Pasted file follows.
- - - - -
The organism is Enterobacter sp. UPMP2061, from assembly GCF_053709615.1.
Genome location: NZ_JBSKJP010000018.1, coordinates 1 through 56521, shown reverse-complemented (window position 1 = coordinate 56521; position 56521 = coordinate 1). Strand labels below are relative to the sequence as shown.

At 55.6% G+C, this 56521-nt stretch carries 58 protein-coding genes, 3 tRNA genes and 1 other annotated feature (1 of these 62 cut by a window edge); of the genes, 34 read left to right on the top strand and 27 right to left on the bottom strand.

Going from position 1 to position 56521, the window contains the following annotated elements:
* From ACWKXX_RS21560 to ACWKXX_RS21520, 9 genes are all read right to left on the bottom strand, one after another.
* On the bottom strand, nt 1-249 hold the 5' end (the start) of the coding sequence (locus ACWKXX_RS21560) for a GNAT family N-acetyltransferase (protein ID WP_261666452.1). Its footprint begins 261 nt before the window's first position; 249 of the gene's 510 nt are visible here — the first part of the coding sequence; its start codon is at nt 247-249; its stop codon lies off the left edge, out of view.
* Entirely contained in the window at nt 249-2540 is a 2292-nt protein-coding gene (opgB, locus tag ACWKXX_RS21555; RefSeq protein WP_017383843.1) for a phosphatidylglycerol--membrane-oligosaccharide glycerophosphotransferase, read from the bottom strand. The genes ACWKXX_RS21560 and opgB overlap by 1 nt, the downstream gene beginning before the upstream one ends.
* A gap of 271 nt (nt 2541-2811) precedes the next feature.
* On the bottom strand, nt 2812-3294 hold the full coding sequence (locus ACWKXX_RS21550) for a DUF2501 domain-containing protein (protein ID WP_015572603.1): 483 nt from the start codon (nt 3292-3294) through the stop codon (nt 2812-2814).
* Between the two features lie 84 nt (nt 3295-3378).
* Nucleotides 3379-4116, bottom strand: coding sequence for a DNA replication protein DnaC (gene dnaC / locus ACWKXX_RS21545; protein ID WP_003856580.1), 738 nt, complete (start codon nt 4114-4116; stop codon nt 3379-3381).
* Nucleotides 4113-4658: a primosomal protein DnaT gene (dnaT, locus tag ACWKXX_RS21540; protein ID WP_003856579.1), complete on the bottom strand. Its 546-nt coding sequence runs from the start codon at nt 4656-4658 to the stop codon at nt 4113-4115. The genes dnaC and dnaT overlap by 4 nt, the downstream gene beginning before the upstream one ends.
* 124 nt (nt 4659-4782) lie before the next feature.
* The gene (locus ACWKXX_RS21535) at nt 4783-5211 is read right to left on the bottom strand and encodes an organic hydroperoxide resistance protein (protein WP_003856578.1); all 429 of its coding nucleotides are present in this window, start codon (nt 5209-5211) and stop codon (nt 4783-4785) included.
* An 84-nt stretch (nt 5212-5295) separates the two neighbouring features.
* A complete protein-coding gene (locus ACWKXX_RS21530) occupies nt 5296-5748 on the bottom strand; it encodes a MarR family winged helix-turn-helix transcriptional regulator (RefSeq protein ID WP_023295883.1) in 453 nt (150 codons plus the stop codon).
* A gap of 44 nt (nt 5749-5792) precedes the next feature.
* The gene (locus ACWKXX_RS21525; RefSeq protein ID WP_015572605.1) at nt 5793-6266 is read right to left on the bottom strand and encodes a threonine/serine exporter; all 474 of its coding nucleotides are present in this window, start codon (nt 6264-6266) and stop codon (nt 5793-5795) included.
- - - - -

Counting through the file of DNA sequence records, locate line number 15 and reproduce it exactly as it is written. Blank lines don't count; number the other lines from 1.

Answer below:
* An 84-nt stretch (nt 5212-5295) separates the two neighbouring features.